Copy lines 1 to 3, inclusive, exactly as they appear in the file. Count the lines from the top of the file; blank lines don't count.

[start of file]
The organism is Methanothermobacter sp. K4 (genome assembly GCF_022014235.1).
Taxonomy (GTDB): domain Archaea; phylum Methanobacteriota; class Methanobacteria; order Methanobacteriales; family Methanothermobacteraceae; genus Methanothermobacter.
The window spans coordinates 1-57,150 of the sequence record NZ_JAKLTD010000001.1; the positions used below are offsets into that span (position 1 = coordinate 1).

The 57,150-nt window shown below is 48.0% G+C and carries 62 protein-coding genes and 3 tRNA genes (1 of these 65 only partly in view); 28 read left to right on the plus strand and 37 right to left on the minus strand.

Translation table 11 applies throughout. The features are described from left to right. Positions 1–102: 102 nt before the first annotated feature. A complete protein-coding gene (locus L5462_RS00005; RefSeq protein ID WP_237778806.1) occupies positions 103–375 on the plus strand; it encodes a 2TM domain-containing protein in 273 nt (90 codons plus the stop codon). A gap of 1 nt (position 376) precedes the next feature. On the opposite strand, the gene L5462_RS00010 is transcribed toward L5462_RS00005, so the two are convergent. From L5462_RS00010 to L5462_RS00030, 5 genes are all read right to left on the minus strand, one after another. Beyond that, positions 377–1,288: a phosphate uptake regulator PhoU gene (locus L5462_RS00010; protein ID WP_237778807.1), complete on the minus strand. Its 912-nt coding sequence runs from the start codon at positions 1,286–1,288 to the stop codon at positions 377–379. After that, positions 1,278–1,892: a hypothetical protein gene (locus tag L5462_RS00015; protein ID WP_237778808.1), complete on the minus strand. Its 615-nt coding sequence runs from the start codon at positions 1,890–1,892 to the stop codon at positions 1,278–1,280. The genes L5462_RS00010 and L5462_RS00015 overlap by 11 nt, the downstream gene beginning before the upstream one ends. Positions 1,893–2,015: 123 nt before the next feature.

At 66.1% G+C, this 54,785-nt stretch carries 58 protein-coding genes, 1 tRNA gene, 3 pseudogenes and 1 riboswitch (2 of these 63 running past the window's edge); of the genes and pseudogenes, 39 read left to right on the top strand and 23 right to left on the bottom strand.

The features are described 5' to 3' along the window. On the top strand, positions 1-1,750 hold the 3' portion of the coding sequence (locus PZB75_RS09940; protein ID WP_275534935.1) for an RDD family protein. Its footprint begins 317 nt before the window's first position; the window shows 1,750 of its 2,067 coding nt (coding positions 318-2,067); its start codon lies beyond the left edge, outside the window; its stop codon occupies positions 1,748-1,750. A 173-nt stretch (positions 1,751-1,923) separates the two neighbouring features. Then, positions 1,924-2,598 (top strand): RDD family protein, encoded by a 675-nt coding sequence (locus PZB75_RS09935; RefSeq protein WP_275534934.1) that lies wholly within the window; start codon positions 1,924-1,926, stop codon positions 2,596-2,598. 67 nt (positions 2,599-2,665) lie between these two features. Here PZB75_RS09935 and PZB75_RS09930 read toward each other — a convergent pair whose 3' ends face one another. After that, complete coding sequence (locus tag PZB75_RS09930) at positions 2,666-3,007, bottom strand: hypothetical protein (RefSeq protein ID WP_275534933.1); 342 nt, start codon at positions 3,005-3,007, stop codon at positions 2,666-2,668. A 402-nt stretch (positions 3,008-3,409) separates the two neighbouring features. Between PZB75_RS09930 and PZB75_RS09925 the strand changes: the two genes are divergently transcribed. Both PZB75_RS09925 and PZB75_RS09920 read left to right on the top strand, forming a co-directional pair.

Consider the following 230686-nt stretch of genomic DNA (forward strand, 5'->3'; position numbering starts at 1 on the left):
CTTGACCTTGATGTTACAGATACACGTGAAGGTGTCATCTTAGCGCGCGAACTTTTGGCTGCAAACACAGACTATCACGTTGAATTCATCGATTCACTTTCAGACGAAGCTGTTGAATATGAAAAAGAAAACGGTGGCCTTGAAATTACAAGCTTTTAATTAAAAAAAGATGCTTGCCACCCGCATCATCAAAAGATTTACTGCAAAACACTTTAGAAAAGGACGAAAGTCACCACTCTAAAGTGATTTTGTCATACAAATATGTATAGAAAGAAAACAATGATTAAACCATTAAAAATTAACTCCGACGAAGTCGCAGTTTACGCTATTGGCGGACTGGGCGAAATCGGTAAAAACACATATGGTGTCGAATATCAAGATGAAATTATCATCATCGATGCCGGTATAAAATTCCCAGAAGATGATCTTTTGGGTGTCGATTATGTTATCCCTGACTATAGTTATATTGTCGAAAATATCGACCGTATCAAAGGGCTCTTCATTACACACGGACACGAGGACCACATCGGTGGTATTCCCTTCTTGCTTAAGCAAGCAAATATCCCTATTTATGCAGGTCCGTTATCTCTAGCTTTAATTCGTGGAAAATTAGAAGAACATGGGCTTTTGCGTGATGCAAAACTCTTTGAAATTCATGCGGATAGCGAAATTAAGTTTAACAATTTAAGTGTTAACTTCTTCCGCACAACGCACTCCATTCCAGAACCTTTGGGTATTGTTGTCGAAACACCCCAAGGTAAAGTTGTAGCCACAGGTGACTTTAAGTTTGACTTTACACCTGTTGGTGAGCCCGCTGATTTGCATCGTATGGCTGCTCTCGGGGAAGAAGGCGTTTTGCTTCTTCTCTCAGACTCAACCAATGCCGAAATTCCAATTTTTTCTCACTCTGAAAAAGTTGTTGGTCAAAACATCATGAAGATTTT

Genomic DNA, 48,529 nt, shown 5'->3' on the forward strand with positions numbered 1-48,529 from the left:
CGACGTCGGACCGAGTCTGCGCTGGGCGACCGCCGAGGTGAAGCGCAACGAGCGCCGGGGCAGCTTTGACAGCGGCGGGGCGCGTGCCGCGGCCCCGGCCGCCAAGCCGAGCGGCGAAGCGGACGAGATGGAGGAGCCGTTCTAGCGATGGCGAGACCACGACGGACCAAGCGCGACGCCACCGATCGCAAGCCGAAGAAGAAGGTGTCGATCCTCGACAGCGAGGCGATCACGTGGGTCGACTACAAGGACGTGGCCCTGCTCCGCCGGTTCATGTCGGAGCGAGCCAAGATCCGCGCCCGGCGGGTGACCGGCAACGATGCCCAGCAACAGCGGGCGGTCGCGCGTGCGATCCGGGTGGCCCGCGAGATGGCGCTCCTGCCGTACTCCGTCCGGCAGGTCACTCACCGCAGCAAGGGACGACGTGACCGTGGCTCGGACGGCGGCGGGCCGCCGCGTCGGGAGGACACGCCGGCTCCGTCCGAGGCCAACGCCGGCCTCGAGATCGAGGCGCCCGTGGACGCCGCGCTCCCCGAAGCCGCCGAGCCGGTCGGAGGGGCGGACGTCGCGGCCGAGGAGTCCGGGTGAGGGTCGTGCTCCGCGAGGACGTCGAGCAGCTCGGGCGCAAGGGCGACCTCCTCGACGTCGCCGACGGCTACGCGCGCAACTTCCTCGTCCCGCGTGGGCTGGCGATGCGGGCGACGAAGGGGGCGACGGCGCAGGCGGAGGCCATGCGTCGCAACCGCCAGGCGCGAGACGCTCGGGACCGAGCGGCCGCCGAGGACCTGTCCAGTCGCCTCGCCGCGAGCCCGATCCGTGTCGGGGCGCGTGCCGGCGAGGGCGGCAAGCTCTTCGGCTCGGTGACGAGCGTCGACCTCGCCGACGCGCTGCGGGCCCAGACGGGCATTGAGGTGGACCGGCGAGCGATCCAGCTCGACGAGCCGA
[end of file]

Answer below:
The organism is Methanothermobacter sp. K4 (genome assembly GCF_022014235.1).
Taxonomy (GTDB): domain Archaea; phylum Methanobacteriota; class Methanobacteria; order Methanobacteriales; family Methanothermobacteraceae; genus Methanothermobacter.
The window spans coordinates 1-57,150 of the sequence record NZ_JAKLTD010000001.1; the positions used below are offsets into that span (position 1 = coordinate 1).